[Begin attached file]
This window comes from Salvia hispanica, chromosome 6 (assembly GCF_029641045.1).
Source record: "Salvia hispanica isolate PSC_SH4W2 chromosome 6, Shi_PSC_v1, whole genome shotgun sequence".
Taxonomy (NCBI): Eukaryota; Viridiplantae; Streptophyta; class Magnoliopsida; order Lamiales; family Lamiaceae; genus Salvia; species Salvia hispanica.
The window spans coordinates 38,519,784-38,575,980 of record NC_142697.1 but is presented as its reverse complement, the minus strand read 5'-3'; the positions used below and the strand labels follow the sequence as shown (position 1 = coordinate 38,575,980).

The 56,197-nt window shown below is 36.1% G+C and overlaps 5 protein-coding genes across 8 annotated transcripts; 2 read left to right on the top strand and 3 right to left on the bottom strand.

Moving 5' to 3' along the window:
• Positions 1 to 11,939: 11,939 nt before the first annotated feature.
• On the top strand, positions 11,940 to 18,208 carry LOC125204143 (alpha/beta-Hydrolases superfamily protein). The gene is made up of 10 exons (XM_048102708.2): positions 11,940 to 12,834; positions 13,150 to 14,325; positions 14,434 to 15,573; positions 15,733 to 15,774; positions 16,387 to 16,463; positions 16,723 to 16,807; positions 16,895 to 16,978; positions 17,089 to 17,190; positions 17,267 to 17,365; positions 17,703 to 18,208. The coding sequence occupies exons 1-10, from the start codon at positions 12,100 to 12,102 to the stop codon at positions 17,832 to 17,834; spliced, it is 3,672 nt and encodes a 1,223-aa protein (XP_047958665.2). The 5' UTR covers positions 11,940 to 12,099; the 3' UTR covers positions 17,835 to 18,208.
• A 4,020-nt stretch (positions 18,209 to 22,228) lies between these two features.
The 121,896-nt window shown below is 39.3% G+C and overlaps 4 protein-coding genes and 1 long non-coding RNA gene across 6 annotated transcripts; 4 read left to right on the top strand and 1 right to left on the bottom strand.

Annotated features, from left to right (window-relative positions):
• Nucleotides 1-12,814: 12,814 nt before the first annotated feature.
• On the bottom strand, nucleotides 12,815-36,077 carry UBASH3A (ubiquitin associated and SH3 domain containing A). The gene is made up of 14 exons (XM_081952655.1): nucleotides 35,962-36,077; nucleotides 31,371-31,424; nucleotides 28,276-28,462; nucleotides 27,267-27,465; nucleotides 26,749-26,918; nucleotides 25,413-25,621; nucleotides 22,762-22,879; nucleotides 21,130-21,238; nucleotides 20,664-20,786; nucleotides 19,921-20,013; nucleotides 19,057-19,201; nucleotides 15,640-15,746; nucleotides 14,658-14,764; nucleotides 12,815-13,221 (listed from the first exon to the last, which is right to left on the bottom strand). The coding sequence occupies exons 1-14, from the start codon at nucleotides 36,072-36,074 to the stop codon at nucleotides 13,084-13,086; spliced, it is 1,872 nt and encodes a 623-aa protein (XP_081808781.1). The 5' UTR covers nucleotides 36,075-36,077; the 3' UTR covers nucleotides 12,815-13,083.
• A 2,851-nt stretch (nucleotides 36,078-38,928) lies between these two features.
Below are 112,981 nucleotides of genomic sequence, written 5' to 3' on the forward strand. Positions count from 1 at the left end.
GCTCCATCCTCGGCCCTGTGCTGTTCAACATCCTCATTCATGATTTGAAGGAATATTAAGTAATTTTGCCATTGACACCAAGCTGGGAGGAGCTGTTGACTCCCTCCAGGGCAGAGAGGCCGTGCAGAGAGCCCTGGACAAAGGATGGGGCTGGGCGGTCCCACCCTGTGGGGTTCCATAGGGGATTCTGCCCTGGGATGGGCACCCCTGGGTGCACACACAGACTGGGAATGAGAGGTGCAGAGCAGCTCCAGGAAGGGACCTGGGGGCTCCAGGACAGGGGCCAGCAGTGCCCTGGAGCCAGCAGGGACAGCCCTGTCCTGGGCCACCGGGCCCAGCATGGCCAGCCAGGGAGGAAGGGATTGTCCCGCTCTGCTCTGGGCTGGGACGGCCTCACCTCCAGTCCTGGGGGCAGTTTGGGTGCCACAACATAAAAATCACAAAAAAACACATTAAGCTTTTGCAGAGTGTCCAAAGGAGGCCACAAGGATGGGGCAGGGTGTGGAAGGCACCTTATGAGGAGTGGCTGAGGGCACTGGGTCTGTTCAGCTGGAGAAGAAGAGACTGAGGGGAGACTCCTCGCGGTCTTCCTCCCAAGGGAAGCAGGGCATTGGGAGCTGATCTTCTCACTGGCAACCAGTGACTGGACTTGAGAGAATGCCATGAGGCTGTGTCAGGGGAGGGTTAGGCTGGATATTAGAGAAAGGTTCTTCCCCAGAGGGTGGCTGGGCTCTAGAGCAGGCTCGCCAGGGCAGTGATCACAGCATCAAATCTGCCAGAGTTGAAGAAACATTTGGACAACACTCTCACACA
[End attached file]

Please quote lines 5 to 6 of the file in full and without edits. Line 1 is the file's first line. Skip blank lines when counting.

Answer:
The 56,197-nt window shown below is 36.1% G+C and overlaps 5 protein-coding genes across 8 annotated transcripts; 2 read left to right on the top strand and 3 right to left on the bottom strand.

Moving 5' to 3' along the window: